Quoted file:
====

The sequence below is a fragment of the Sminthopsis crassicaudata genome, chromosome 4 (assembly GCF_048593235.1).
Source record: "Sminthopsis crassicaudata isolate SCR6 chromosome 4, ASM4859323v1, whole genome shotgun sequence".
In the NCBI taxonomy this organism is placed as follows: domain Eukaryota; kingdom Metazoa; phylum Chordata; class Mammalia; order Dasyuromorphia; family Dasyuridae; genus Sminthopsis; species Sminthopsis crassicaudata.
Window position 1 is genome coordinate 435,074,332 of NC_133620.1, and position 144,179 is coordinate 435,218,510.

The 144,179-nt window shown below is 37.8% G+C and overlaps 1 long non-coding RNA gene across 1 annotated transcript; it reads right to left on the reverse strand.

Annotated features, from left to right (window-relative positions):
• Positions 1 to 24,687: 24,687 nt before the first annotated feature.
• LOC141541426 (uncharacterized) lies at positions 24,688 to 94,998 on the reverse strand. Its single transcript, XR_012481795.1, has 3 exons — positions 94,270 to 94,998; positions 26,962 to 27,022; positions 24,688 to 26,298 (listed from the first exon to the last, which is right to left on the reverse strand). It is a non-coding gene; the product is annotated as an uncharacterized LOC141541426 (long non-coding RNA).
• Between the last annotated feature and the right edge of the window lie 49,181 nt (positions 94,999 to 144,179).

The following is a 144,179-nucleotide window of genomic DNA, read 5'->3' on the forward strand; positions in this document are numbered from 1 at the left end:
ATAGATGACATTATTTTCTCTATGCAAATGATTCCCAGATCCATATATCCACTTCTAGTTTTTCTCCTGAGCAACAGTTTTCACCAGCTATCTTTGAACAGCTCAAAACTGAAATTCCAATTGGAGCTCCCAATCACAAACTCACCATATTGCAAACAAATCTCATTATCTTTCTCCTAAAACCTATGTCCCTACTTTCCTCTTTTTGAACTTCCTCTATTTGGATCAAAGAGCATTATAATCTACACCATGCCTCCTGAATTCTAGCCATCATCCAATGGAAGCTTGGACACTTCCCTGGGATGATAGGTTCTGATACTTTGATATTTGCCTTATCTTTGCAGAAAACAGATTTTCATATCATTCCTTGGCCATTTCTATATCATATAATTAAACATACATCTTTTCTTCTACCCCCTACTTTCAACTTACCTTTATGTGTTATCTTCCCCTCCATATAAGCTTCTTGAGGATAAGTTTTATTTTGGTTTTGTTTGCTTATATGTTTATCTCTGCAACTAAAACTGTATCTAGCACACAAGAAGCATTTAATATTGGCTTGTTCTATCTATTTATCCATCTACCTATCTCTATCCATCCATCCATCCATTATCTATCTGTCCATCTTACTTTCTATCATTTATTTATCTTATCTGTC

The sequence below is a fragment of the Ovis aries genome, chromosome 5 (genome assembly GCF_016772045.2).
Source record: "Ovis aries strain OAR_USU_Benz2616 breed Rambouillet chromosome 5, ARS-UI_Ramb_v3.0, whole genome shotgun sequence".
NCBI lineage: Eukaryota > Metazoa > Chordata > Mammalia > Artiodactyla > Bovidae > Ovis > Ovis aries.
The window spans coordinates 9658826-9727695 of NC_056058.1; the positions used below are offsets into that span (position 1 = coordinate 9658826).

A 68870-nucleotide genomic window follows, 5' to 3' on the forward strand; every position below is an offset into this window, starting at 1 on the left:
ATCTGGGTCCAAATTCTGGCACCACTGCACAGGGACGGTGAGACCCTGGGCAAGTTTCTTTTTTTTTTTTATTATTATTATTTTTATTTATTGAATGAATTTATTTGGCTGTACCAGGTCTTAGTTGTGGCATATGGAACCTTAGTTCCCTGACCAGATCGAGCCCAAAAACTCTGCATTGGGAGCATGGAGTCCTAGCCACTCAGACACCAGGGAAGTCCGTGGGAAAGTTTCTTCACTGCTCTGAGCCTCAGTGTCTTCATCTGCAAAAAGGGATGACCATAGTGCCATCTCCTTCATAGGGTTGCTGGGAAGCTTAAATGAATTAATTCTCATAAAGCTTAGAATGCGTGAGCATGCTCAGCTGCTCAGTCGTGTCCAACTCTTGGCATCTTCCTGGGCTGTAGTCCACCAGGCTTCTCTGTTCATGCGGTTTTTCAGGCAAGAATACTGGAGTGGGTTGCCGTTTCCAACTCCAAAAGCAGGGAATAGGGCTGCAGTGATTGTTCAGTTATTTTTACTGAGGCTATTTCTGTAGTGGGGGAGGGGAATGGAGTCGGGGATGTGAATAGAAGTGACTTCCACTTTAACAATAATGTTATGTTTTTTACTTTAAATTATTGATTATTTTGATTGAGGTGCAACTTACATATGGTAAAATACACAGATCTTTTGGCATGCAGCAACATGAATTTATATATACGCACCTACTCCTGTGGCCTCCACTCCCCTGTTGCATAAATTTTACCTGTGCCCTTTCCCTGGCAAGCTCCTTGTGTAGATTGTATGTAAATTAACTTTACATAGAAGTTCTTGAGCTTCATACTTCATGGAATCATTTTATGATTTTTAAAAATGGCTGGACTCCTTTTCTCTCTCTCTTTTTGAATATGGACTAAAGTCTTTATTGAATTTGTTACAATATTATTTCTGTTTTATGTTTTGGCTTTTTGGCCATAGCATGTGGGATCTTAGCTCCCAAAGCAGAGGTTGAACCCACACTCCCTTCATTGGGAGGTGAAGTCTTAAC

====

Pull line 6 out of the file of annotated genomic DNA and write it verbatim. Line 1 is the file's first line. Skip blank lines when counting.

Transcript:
Annotated features, from left to right (window-relative positions):